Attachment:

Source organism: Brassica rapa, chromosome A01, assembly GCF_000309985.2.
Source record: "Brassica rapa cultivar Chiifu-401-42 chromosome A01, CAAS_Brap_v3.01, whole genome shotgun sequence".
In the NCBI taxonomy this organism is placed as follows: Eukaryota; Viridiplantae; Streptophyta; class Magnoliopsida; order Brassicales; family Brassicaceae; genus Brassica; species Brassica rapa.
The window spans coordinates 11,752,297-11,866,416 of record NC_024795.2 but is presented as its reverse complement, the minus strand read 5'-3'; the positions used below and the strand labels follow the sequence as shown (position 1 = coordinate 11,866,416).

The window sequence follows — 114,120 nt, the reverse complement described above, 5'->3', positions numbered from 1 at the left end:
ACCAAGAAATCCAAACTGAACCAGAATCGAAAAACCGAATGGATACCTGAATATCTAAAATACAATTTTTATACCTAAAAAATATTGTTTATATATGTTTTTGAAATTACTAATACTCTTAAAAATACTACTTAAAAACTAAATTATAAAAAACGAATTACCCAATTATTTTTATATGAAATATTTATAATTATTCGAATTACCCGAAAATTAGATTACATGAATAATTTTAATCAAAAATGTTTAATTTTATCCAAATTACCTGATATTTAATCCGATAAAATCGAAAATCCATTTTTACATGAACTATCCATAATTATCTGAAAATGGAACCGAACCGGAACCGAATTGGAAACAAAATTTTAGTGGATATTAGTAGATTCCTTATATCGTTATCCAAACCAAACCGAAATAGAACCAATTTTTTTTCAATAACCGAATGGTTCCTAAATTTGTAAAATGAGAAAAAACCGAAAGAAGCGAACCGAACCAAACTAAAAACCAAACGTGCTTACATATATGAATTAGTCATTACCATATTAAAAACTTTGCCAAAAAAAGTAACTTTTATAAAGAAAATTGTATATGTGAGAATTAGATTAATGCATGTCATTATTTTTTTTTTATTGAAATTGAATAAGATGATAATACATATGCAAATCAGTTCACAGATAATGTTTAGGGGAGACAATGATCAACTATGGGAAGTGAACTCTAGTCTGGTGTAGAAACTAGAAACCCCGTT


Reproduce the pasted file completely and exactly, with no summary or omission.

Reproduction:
Source organism: Brassica rapa, chromosome A01, assembly GCF_000309985.2.
Source record: "Brassica rapa cultivar Chiifu-401-42 chromosome A01, CAAS_Brap_v3.01, whole genome shotgun sequence".
In the NCBI taxonomy this organism is placed as follows: Eukaryota; Viridiplantae; Streptophyta; class Magnoliopsida; order Brassicales; family Brassicaceae; genus Brassica; species Brassica rapa.
The window spans coordinates 11,752,297-11,866,416 of record NC_024795.2 but is presented as its reverse complement, the minus strand read 5'-3'; the positions used below and the strand labels follow the sequence as shown (position 1 = coordinate 11,866,416).

The window sequence follows — 114,120 nt, the reverse complement described above, 5'->3', positions numbered from 1 at the left end:
ACCAAGAAATCCAAACTGAACCAGAATCGAAAAACCGAATGGATACCTGAATATCTAAAATACAATTTTTATACCTAAAAAATATTGTTTATATATGTTTTTGAAATTACTAATACTCTTAAAAATACTACTTAAAAACTAAATTATAAAAAACGAATTACCCAATTATTTTTATATGAAATATTTATAATTATTCGAATTACCCGAAAATTAGATTACATGAATAATTTTAATCAAAAATGTTTAATTTTATCCAAATTACCTGATATTTAATCCGATAAAATCGAAAATCCATTTTTACATGAACTATCCATAATTATCTGAAAATGGAACCGAACCGGAACCGAATTGGAAACAAAATTTTAGTGGATATTAGTAGATTCCTTATATCGTTATCCAAACCAAACCGAAATAGAACCAATTTTTTTTCAATAACCGAATGGTTCCTAAATTTGTAAAATGAGAAAAAACCGAAAGAAGCGAACCGAACCAAACTAAAAACCAAACGTGCTTACATATATGAATTAGTCATTACCATATTAAAAACTTTGCCAAAAAAAGTAACTTTTATAAAGAAAATTGTATATGTGAGAATTAGATTAATGCATGTCATTATTTTTTTTTTATTGAAATTGAATAAGATGATAATACATATGCAAATCAGTTCACAGATAATGTTTAGGGGAGACAATGATCAACTATGGGAAGTGAACTCTAGTCTGGTGTAGAAACTAGAAACCCCGTT